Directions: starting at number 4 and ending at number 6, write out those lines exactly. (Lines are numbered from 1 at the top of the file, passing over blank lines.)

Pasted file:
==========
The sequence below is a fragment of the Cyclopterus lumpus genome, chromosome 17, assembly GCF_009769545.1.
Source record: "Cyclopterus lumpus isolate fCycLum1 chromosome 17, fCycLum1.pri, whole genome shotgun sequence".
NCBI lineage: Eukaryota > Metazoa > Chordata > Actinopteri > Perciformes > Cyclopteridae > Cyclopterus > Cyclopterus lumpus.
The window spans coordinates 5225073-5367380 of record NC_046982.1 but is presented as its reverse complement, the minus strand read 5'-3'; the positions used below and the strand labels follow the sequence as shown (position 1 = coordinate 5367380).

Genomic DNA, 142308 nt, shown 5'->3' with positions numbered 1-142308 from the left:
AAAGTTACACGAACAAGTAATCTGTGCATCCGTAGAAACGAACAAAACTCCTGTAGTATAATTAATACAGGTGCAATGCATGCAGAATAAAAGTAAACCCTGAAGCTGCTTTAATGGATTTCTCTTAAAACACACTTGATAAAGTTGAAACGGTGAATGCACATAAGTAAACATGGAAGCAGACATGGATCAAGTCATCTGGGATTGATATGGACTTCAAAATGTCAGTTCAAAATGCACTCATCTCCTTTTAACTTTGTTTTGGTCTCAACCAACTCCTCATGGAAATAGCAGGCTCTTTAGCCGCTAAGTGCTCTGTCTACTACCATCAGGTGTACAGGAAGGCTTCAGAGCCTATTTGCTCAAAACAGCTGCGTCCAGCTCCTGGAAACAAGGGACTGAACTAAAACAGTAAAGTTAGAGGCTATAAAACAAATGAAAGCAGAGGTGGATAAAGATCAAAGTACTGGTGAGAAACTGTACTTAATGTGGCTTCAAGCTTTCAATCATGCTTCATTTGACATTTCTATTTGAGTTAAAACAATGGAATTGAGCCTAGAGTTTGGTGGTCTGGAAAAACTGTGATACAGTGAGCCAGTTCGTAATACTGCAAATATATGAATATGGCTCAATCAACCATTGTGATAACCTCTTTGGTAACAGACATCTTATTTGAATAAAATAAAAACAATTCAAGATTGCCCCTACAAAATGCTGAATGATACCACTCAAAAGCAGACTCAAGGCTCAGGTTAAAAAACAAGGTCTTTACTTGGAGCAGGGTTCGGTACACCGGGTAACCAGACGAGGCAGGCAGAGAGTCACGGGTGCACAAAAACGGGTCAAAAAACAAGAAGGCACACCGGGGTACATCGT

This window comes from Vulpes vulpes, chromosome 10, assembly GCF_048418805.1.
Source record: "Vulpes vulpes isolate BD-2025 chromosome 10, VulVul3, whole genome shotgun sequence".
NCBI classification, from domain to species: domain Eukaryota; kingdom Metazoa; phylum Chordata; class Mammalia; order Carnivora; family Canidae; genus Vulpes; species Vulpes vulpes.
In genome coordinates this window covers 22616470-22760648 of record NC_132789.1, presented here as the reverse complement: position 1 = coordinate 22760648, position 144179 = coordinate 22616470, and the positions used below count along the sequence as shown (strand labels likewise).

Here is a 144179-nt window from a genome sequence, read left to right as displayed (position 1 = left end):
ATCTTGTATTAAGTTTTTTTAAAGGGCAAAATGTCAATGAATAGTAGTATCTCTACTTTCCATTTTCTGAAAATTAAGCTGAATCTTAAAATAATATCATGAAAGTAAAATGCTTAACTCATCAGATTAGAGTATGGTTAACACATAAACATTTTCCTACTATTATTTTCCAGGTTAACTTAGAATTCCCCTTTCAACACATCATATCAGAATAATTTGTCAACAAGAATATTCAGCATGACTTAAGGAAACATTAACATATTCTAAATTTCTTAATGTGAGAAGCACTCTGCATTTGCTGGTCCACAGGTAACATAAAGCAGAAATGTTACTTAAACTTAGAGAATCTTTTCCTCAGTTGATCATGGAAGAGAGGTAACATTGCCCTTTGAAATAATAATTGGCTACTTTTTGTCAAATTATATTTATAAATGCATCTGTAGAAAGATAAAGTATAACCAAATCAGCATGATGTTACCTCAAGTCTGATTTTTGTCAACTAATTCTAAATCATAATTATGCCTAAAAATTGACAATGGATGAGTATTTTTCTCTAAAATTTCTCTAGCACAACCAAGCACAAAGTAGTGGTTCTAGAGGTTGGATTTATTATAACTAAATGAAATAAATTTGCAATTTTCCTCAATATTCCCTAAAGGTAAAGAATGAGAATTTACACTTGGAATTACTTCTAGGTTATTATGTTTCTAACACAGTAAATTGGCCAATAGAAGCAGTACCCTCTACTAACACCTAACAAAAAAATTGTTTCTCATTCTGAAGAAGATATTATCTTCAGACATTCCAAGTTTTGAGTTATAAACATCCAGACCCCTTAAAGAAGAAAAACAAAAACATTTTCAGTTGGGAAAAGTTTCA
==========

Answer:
The window spans coordinates 5225073-5367380 of record NC_046982.1 but is presented as its reverse complement, the minus strand read 5'-3'; the positions used below and the strand labels follow the sequence as shown (position 1 = coordinate 5367380).

Genomic DNA, 142308 nt, shown 5'->3' with positions numbered 1-142308 from the left:
AAAGTTACACGAACAAGTAATCTGTGCATCCGTAGAAACGAACAAAACTCCTGTAGTATAATTAATACAGGTGCAATGCATGCAGAATAAAAGTAAACCCTGAAGCTGCTTTAATGGATTTCTCTTAAAACACACTTGATAAAGTTGAAACGGTGAATGCACATAAGTAAACATGGAAGCAGACATGGATCAAGTCATCTGGGATTGATATGGACTTCAAAATGTCAGTTCAAAATGCACTCATCTCCTTTTAACTTTGTTTTGGTCTCAACCAACTCCTCATGGAAATAGCAGGCTCTTTAGCCGCTAAGTGCTCTGTCTACTACCATCAGGTGTACAGGAAGGCTTCAGAGCCTATTTGCTCAAAACAGCTGCGTCCAGCTCCTGGAAACAAGGGACTGAACTAAAACAGTAAAGTTAGAGGCTATAAAACAAATGAAAGCAGAGGTGGATAAAGATCAAAGTACTGGTGAGAAACTGTACTTAATGTGGCTTCAAGCTTTCAATCATGCTTCATTTGACATTTCTATTTGAGTTAAAACAATGGAATTGAGCCTAGAGTTTGGTGGTCTGGAAAAACTGTGATACAGTGAGCCAGTTCGTAATACTGCAAATATATGAATATGGCTCAATCAACCATTGTGATAACCTCTTTGGTAACAGACATCTTATTTGAATAAAATAAAAACAATTCAAGATTGCCCCTACAAAATGCTGAATGATACCACTCAAAAGCAGACTCAAGGCTCAGGTTAAAAAACAAGGTCTTTACTTGGAGCAGGGTTCGGTACACCGGGTAACCAGACGAGGCAGGCAGAGAGTCACGGGTGCACAAAAACGGGTCAAAAAACAAGAAGGCACACCGGGGTACATCGT